Lyn Firth says her daughter lay in a B.C. morgue for a month before she learned of the death in an online obituary.
Wendy Kitt died in August at age 35 from an overdose after taking methamphetamine laced with carfentanil, according to her mother.
"She laid in a morgue for a month until I found her. I didn't know she died. I discovered she died by Googling her and I found an obituary online," said Firth.
Firth said the police in Agassiz, where Kitt died, failed to notify the next of kin, despite her daughter having a purse with identification inside.
In a statement issued to CBC, the B.C. Coroners Service said that notification typically comes from police, but they work with partner agencies to notify the next of kin "in a timely fashion".
Due to an ongoing investigation, neither the Agassiz RCMP nor the B.C. Coroners Service were able to provide details as to whether proper protocol was followed.
Not enough support
Firth said that her daughter suffered from mental health and addiction issues from a young age and was first introduced to heroin by a boyfriend at the age of 20.
"We thought that she had left that behind, but that wasn't the case, and she returned to that throughout her adult life when she wasn't able to cope with the pressures of life," Firth explained.
Firth said that her daughter was previously incarcerated, detoxed in prison and was released with no treatment.
"She was encouraged to live a life that was drug free and that was healthy, but she didn't have the tools or the support necessary to be able to help support her."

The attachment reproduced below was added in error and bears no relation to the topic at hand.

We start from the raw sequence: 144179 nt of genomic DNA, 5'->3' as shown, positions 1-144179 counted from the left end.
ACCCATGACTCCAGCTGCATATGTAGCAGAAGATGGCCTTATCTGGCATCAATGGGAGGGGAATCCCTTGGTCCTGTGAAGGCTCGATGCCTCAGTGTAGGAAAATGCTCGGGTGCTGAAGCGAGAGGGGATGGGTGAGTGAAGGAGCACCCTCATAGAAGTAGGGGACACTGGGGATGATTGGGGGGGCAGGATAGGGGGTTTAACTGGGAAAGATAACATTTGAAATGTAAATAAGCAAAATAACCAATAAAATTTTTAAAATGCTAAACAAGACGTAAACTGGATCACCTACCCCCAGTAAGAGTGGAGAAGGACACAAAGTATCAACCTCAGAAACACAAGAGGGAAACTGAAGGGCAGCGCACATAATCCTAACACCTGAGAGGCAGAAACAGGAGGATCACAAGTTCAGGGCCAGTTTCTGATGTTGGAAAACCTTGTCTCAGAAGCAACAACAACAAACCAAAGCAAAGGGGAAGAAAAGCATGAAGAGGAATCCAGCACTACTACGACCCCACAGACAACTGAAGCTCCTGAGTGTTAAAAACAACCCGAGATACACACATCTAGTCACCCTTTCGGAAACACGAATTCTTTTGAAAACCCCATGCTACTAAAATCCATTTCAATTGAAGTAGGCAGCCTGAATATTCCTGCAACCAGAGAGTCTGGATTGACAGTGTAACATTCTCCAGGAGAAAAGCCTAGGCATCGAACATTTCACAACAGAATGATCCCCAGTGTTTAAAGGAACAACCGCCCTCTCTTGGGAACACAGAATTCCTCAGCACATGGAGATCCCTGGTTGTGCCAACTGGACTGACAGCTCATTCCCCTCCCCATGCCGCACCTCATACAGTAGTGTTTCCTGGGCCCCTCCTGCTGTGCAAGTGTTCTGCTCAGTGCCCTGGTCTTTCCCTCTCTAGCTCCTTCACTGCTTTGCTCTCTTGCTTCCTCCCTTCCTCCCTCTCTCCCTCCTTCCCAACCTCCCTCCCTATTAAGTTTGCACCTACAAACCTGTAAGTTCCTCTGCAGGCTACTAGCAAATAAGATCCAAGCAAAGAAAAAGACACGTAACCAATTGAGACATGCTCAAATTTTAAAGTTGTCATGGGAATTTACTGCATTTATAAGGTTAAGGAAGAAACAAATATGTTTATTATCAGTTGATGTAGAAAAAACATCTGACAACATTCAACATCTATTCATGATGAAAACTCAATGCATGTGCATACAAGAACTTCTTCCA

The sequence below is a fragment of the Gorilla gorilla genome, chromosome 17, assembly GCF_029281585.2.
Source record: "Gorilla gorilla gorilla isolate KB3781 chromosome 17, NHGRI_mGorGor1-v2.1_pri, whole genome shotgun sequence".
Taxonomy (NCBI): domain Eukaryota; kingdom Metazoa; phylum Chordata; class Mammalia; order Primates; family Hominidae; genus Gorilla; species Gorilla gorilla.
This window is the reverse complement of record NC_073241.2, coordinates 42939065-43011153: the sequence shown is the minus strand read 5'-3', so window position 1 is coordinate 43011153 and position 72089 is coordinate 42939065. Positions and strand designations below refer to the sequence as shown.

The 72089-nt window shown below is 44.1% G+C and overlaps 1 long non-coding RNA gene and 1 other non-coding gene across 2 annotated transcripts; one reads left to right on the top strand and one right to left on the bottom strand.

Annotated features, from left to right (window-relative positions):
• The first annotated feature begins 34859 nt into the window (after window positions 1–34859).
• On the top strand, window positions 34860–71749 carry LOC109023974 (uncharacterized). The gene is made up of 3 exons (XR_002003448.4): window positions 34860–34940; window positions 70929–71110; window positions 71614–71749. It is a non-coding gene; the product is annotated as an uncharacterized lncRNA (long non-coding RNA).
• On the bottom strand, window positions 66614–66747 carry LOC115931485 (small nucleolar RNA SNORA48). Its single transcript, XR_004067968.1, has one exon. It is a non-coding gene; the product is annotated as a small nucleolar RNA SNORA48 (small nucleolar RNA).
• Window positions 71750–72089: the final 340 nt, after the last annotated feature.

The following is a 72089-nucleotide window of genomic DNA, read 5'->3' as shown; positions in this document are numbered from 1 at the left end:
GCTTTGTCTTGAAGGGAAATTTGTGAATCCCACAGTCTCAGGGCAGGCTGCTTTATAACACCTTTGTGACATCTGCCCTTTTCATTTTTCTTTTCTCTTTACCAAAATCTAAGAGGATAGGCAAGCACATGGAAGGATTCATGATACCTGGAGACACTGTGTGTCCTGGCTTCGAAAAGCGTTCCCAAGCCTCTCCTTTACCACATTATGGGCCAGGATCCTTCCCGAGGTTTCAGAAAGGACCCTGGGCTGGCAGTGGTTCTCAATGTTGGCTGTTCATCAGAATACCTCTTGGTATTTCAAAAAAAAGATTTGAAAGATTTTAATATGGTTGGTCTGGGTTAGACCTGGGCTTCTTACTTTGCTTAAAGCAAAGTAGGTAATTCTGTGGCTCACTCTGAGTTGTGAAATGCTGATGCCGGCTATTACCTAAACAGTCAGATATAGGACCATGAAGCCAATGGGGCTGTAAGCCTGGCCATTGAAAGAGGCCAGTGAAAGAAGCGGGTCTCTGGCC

When Kitt did seek help, she struggled to find it. Firth said she tried to reach out to treatment in New Westminster where her daughter was living, but no beds were available.
"Even though it's urgent care, it's not urgent."
Firth said that because her daughter was an adult, she could not intervene on Kitt's behalf. The last attempt to help her daughter was in early August, the same month she died.
"I was told several times by several different systems that because she's an adult there was nothing I could do and I would just need to let her go."
Break the stigma
Firth, a counsellor who specializes in mothers of addicted adult children, said the first step to combating the current overdose crisis is to break the stigma around addiction.
"The second step would be ensuring there is a system of care in place that is actually supporting a person with mental health issues and addiction issues. What we have in place now is nothing more than a Band-Aid," she said.
"The stigma starts with parents and families. … It's a dirty little secret. We're all keeping a dirty little secret and it's our collective voice that's going to help associations, like the Canadian Mental Health Association, to effect change."
Firth hopes that her story will keep people talking and break down barriers for those living with addiction.
"There are so many Wendys out there. I wasn't able to save mine and I would certainly love to help other parents save their Wendys."
With files from The Early Edition